USAR announced recently that after a 14 year relationship, Hooters will end its tenure as title sponsor of its Pro Cup Series. As the series heads into its final two races of the 2008 season, much uncertainty exists about the future of the Myrtle Beach based sanctioning body.
For those of you that aren’t familiar with the Hooters Pro Cup Series, it’s been a staple at short tracks from Iowa to Lakeland, FL since 1994. The series was founded by former Hooters CEO Robert Brooks in honor of those killed in a plane crash in April 1993. The plane crash claimed the lives of Brooks’ son Mark, Winston Cup Champion Alan Kulwicki, Dan Duncan, and Charlie Campbell. Some notable alumni of the series includes Brian Vickers, Joey Logano, Scott Wimmer, Regan Smith, Jon Wood, and Chad Chaffin.
Over the years, the series has served as a great proving ground for young talent, as it gives drivers the chance to compete in racecars that are very similar to those being used in today’s Nationwide Series. It has also been a place for drivers to compete on some of the toughest short tracks in the country. And often in front of packed crowds.
For many years, the series’ races were carried on the SPEED network, often in a tape-delayed format. Fans could tune in the week after the race and see their favorite drivers beat and bang for two hours. But USAR took a small hit in 2007 in terms of its TV exposure, when broadcasts were shortened from the traditional two hours, to a new one hour format. Viewers would see about 20 minutes of behind-the-scenes coverage, and about 40 minutes of actual racing action.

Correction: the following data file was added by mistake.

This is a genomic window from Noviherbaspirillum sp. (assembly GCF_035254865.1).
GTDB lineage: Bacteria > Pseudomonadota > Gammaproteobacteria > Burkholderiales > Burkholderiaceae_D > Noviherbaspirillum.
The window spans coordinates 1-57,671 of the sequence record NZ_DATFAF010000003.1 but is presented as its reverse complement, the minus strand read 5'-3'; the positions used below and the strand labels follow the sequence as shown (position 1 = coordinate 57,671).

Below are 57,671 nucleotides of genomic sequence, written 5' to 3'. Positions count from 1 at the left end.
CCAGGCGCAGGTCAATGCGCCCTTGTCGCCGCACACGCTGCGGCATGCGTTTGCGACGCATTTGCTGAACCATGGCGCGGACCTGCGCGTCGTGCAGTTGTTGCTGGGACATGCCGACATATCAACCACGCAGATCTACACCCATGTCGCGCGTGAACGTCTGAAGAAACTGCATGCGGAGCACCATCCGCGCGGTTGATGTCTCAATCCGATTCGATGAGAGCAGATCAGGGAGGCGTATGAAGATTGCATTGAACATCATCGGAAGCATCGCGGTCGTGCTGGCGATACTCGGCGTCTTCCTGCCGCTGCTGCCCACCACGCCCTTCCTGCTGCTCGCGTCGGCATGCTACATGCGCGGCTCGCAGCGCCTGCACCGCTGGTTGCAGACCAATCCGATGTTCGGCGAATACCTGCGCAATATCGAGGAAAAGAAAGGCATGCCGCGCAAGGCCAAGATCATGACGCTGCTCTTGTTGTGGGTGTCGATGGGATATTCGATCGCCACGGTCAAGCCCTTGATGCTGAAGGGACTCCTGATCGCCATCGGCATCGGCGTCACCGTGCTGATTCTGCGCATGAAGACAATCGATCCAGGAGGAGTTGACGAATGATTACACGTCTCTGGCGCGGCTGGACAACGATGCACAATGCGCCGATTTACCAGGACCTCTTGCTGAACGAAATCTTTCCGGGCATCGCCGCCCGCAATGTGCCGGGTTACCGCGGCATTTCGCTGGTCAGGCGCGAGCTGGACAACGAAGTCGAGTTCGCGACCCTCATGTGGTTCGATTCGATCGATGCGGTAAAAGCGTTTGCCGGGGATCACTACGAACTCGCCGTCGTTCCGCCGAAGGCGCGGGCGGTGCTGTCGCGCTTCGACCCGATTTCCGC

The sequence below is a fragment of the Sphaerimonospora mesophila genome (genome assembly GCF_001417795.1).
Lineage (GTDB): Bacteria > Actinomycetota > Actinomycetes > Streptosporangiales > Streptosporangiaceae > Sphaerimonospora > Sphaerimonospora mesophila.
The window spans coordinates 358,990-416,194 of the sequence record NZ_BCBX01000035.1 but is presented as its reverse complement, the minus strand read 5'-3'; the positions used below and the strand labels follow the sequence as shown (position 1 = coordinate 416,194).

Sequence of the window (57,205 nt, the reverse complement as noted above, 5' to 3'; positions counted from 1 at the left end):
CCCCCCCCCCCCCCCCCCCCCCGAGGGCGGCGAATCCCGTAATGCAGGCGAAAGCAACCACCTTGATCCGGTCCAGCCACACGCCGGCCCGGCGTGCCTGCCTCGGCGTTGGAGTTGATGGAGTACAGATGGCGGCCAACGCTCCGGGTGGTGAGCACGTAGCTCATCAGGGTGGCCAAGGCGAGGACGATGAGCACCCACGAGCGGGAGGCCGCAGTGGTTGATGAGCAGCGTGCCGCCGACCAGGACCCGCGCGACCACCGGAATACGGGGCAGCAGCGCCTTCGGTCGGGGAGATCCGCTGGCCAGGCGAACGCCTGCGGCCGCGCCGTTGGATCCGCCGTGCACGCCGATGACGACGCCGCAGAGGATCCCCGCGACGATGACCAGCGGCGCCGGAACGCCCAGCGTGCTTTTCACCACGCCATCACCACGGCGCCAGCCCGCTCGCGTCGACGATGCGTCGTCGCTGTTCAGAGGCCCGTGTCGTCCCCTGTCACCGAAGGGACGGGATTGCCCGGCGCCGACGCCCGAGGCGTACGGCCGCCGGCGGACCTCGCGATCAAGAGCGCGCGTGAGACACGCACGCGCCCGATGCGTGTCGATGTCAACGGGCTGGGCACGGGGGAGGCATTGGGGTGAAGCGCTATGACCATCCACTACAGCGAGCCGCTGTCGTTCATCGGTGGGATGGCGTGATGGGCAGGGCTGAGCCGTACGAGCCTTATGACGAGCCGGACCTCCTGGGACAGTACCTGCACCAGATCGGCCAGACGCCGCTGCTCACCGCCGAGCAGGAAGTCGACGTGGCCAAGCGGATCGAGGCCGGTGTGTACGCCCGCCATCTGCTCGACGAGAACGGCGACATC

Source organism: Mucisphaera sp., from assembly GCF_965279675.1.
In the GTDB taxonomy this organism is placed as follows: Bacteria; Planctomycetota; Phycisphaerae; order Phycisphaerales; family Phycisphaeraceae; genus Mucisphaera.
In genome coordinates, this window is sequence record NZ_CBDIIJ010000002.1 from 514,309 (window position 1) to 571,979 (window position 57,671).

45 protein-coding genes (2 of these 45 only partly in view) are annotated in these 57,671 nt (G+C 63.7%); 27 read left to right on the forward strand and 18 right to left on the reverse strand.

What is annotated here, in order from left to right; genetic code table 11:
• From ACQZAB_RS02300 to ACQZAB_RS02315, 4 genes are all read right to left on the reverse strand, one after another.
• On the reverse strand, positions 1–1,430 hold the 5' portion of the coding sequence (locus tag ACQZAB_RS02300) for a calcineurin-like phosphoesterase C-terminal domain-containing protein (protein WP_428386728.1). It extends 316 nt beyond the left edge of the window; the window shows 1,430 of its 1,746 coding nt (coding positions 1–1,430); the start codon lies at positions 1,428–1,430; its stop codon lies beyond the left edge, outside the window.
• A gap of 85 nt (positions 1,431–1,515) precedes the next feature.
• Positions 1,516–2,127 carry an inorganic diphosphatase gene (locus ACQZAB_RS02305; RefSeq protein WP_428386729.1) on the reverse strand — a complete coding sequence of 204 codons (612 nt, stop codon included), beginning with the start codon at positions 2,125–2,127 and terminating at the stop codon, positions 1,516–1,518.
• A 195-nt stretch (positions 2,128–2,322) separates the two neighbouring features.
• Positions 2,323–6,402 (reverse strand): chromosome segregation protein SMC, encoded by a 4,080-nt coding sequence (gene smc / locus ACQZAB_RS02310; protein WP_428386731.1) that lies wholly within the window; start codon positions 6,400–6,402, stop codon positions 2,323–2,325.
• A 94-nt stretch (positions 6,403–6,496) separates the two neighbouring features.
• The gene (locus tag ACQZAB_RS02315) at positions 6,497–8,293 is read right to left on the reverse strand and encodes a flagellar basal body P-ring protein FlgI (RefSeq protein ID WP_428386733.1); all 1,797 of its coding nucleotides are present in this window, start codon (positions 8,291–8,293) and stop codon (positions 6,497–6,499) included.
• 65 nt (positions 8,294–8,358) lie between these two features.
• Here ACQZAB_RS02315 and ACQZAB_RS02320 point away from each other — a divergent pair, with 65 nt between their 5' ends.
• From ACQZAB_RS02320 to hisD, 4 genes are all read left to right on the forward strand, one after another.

Starting in 2008 though, the series lost its SPEED coverage all together. The one hour race broadcasts were picked up by the sports network VERSUS. While still a nationally available cable channel, VERSUS is in about 15 million less homes then the more popular SPEED network.
Now, because of less exposure and a worsening economy, Hooters has decided to take their money elsewhere. And the decision couldn’t come at a worse time for USAR. The same reasons for which Hooters left will make it very difficult for the series to secure a new title sponsor and continue racing beyond this season. And what a shame it would be if we were to lose this series.
I personally have had the opportunity to spend some time around the Hooters Pro Cup Series, and I’ve got to say I loved every minute of it. Besides being good for drivers, the series has served as a place for young crew members to gain exposure and the necessary contacts to catapult themselves into the upper ranks of NASCAR. Guys (and girls) have used Pro Cup racing to learn not only about the mechanical side of racing, but to also hone their skills as tire changers, carriers, and jackmen.
With two races left in 2008, if you have the opportunity, I would highly recommend attending either this weekend at Southern National Raceway in Kenly, NC or at Rockingham Speedway on November 1st. These two races may be your last chance to see this great series in action.